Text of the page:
Again Oliver uses nature to compare the journey of life with a journey on a river stream. Life according to Oliver is a series of struggles whether it is for a loved one; something inanimate like a "scuffed shoe" or for one's pet dog. All these struggles, according to her would prove meaningless in the end "When you hear, a mile / away and still out of sight, the churn of the water" and realizes that throughout out one's life everyone needs to understand struggles must be directed towards something concrete such as death and the life after; not for the material things of this world.

Hence an overview of West Wind 2 indicates that Oliver tend to use nature to compare with human life. This characteristic of separating the humans from nature is inherent among the romantic poets. What differentiates Oliver from the rest is her attitude and approach to her subject. She neither reprimands man for his ill effects on nature but rather advises; nor does she segregates nature from man but in fact uses it to analogize life with nature's processes. These factors are evident in both of her poems.

In West Wind 2 for example she cautions her subject by writing:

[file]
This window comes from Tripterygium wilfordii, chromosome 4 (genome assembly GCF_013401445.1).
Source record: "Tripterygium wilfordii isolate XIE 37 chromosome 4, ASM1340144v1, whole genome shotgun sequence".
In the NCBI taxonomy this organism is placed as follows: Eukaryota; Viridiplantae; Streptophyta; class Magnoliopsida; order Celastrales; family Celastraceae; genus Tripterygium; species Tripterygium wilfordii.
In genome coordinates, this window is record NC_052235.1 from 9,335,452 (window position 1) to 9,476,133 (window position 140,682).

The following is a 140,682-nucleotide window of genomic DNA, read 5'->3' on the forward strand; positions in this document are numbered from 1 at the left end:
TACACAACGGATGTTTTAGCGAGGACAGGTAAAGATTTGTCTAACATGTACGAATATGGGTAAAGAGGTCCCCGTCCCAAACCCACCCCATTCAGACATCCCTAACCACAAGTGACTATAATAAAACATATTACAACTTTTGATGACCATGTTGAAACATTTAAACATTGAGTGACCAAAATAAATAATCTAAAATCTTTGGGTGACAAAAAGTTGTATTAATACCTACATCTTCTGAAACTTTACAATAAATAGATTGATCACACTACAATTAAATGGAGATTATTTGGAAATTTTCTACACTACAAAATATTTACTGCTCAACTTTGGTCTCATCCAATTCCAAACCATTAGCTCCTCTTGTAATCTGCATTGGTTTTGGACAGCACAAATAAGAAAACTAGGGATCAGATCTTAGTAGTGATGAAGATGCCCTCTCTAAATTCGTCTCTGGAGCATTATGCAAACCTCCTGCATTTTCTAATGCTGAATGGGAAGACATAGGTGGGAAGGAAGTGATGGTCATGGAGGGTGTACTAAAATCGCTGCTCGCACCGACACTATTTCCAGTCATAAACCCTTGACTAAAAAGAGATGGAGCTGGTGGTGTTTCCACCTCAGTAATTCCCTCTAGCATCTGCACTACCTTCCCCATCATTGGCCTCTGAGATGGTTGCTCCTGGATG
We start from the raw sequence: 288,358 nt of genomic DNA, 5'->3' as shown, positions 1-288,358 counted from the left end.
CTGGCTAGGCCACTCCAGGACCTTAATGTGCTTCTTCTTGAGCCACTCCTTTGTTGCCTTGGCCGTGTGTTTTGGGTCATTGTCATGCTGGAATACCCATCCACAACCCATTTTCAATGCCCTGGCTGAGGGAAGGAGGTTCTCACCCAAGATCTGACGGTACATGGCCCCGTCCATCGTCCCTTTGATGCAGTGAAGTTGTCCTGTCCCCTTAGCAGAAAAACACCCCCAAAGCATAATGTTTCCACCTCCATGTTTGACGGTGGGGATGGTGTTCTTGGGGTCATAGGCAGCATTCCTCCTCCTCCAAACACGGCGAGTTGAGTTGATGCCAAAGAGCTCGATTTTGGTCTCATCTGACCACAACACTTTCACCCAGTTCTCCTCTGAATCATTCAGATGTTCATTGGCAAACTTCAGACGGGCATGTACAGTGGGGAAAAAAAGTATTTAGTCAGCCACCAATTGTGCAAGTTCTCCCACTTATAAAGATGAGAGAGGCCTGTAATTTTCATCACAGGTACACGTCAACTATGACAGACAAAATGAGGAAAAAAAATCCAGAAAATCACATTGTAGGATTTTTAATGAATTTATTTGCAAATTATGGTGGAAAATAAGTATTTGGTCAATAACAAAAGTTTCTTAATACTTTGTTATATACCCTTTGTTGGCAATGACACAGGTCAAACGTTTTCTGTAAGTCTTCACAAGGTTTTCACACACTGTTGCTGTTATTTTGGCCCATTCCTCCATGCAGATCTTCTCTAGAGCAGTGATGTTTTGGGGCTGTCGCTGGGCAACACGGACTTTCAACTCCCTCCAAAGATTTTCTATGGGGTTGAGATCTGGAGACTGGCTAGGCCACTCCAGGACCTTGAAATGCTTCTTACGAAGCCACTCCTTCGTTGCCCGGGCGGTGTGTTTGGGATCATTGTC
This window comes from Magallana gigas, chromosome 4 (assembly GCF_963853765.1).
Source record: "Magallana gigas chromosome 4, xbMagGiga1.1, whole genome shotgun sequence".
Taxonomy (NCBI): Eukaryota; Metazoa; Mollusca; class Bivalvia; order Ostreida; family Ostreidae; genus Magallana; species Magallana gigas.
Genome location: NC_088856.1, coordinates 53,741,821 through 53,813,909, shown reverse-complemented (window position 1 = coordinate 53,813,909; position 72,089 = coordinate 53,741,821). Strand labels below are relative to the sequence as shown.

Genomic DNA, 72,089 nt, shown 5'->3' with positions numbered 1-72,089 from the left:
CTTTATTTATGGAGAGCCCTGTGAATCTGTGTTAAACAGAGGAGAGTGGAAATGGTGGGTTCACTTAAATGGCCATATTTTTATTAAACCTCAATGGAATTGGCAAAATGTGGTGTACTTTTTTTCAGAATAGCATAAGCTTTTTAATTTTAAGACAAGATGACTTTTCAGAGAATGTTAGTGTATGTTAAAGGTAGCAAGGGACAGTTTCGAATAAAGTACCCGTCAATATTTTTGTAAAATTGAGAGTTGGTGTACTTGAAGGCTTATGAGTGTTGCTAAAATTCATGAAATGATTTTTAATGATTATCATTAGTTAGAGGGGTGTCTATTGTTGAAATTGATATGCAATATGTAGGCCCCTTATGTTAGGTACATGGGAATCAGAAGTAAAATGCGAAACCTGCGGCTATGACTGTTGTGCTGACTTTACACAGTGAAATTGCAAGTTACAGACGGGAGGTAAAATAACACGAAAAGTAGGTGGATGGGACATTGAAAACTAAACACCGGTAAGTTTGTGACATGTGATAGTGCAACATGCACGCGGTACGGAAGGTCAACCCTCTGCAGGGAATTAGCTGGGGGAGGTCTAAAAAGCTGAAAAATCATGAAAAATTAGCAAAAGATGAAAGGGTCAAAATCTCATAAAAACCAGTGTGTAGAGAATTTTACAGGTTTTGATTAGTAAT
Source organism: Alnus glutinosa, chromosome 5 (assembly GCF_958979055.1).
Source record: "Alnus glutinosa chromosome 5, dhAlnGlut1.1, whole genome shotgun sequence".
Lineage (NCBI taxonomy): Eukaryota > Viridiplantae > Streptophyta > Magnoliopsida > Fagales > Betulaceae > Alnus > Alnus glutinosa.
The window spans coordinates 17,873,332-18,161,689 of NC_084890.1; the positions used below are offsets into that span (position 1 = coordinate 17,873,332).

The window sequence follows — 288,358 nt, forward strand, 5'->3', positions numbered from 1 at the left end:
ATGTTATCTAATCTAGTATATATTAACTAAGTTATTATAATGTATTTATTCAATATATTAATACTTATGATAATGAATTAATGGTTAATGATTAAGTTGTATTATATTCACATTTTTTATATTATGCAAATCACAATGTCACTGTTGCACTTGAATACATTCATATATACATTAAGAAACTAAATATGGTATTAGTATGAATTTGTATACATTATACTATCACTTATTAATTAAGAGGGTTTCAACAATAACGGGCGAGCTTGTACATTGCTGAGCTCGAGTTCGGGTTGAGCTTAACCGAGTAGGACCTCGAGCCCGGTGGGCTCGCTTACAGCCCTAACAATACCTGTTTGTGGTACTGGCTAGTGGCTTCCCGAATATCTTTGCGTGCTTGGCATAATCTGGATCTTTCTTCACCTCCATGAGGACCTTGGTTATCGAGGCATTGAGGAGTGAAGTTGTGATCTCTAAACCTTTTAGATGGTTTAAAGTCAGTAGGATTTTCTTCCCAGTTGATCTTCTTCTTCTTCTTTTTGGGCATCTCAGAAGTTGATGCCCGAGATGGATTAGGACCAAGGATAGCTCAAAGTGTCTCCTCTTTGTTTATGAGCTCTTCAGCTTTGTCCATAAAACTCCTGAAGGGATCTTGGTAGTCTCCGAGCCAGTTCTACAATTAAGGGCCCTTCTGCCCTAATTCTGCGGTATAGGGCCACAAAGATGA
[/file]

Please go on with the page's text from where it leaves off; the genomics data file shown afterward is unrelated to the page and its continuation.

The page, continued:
when you hear that unmistakable pounding -- when you feel the mist on your mouth and sense ahead the embattlement, the long falls plunging and steaming -- then row, row for your life toward it."

In the above lines it is clear that the poet first creates a suspenseful crescendo and then climax with her ultimate goal for cautioning the subject youth "then row, row for your life toward it." She uses the terms "long falls" to analogize the end of human life and symbolically depict human life as short as a journey on a river stream that ends up in a waterfall. A boat rower does not really have much choice but to row towards it.

In Seven White Butterflies too Oliver is seen to have adopted the same principle of comparing how butterflies are luckier than the humans who always strive to contain nature. Butterflies symbolically a representation of nature is always free from these threats because nature enables them with the wisdom to extricate them from captivity or death. Oliver uses an idolatry and reflective tone through the allusion of "Blake and Whitman" to establish authority in this conviction and affirmation of her rationale.